Published on my personal blog, August 20th 2015
The American audience loved, or they found it funny at least. On stage, the deranged, long haired guitarist of the Serious British Band they had come to see was staring into space and detuning his guitar. And nothing else. For an entire song.
For Pink Floyd, it was at least an improvement on what had happened in other shows. Drugs had fucked with guitarist Syd Barrett’s brain to the point where there wasn’t much left, and in several shows he had done nothing but play one chord or none at all. That would be risky behaviour for a member of a punk band; for a prog rock band, where complex solos were currency, it was criminal. It was no better in interviews. In fact, they were often worse. During one he had done nothing but stare at the interviewer.
He was the only person being interviewed.
Unsurprisingly, things came to a head not long after. The rest of the band were on their way to a gig at Southampton University. A member of the band said ‘Shall we pick up Syd?’. They decided not to.
Afterwards, Barett was kept on as a non touring member, but was then ejected from the band completely when he tried to teach the band a song, but kept changing the song as he taught it without telling anyone. The entire scenario is today often described as a ‘mental breakdown’, but it was more of a mental decline – less exciting than a breakdown, but not less catastrophic.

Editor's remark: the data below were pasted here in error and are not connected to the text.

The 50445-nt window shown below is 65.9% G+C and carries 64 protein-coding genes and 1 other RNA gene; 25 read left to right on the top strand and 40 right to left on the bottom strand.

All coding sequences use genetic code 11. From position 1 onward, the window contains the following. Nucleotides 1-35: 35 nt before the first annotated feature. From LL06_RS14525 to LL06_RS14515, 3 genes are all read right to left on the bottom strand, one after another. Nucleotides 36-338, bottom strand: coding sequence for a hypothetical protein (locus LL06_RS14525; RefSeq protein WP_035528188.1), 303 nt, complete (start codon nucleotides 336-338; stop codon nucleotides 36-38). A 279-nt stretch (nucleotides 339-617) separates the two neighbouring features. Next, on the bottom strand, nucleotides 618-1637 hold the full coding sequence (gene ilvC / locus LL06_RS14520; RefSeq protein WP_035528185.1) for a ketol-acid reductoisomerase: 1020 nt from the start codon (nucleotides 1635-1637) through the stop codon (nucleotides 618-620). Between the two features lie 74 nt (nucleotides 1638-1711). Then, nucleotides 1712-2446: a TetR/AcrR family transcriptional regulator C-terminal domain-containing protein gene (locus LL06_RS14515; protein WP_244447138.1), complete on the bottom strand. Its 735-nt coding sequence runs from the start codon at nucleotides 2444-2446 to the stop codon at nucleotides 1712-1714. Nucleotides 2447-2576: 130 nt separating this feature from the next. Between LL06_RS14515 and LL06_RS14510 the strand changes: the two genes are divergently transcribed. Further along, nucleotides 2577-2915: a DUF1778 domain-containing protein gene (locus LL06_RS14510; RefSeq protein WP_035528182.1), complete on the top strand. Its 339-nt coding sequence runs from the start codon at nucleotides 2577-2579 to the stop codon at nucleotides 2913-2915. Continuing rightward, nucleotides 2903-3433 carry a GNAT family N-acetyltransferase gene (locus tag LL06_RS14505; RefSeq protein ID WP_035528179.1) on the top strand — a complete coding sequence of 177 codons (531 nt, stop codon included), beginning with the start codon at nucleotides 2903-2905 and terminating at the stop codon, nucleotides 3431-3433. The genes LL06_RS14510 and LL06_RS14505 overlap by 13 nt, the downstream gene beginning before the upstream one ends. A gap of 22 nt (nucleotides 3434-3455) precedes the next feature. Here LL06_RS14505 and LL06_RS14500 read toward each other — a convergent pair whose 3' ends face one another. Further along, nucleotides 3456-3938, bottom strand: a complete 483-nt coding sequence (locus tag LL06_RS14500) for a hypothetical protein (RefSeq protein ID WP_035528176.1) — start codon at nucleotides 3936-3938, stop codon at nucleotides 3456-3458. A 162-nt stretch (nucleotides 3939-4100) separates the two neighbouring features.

‘Wish You Were Here’ was written about 7 years after Barett’s departure from the band. The entire album (of the same name) is a tribute to him, and is mainly pretentious and self indulgent with some beautiful parts, the exact reverse of Pink Floyd’s best stuff.
The title track is completely different from the rest of the album, however. It doesn’t rely on technical prowess (showboating) to carry the track, or elaborately built dreamscapes. Instead it relies on a relatively austere backing with a strong melody. The melodramatic sentiment of the (and every other Pink Floyd song) song is no lessened by the backing because of the strength of the melody, and so the effect is one of clarity, something which was sadly lacking in Barett’s last working days.